I was once enlightened with the notion that if two conflicting political parties agreed to reduce their campaign spending equally, the competition would remain just as fierce, yet the savings on both sides could be put to ‘better use’. This suggestion was made because of the competitive relationship where one campaign would ramp up in financial magnitude and the other would follow, much like a suburban Saturday morning auction.
The reason that this will never happen is due to the perceived influence the mass media has on consumer behaviour, the consumer in this context being the voting public. In the residential property market, the consumer demographic consists of owner-occupiers (the ‘emotive’ group) and investors (the ‘objective’ group).
Considering the point that investors (30 per cent of the residential property market) operate objectively based on the return on investment that their property will yield, market hype induced by the mass media should therefore really only affect the 70 per cent owner-occupier demographic, right? Unfortunately not.
Too often, current and potential investors forget to take a step back when making investment decisions. The selection of their next venture is based too heavily on an emotional attachment they may have developed through the consumption of hyped up mass media communication. This trend has been found among past clients, who can often be difficult to persuade back to the objective.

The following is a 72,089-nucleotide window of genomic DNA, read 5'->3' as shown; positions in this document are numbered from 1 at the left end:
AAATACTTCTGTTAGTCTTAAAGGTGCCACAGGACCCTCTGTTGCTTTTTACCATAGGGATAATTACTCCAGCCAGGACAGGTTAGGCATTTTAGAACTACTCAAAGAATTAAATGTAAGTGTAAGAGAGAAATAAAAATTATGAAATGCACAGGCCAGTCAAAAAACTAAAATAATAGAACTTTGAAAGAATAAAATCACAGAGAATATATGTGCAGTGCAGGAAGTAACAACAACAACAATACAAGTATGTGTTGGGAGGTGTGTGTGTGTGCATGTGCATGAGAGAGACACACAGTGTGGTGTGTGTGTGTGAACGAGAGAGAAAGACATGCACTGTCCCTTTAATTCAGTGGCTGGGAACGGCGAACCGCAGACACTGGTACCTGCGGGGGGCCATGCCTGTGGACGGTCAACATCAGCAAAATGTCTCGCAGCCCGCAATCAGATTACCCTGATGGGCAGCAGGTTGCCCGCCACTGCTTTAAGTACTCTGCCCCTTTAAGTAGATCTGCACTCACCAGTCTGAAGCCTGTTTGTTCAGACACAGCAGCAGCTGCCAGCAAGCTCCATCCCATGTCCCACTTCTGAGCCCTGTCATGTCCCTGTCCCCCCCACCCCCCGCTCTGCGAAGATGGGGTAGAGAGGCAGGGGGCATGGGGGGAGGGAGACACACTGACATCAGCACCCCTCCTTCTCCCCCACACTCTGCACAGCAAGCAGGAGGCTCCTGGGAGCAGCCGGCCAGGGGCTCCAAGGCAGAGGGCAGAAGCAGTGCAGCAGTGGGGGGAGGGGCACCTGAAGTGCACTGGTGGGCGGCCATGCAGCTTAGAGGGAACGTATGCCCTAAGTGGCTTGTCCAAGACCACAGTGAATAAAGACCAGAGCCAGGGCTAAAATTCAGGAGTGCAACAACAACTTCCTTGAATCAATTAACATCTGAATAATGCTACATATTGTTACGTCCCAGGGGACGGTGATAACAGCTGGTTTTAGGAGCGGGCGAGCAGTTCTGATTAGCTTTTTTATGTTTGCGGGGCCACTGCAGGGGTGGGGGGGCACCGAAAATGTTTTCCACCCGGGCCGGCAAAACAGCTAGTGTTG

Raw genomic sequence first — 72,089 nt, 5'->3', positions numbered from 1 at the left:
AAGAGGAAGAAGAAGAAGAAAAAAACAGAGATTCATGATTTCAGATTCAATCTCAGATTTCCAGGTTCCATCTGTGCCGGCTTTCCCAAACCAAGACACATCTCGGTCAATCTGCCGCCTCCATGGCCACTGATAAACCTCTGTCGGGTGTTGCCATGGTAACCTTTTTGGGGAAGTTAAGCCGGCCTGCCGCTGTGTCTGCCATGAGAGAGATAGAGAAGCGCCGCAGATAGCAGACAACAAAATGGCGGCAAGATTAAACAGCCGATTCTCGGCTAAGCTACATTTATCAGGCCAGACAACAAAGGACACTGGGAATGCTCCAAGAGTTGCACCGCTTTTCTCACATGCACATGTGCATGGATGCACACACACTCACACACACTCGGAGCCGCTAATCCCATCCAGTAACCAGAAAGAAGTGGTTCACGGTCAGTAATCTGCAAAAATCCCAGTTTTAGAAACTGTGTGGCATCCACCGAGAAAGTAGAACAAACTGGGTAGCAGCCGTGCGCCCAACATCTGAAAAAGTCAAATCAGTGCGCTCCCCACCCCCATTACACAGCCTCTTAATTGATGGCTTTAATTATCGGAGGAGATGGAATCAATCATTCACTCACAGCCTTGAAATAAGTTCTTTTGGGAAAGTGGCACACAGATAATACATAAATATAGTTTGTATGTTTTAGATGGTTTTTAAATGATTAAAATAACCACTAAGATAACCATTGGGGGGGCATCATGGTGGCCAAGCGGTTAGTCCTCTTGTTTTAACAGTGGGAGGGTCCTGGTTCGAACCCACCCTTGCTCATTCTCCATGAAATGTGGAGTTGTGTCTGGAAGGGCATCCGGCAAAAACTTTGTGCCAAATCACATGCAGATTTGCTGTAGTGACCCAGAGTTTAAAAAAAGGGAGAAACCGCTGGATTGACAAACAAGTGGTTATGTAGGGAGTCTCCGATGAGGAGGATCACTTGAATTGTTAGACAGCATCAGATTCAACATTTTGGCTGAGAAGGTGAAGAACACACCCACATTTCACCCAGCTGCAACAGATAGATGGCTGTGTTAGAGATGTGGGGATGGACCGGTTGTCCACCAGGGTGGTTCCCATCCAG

It is important to keep in mind that although the media is a useful and informative resource to obtain information regarding investment markets, their revenue stream is governed by their ability to sensationalise information in order to create maximum viewership, which in turn increases the value of their advertisements. This is the case for both print and news media.
The moral of the story? Read the magazines, watch the news, but remember to filter the garbage information. If you’ve read it in the daily paper … chances are that you’re too late!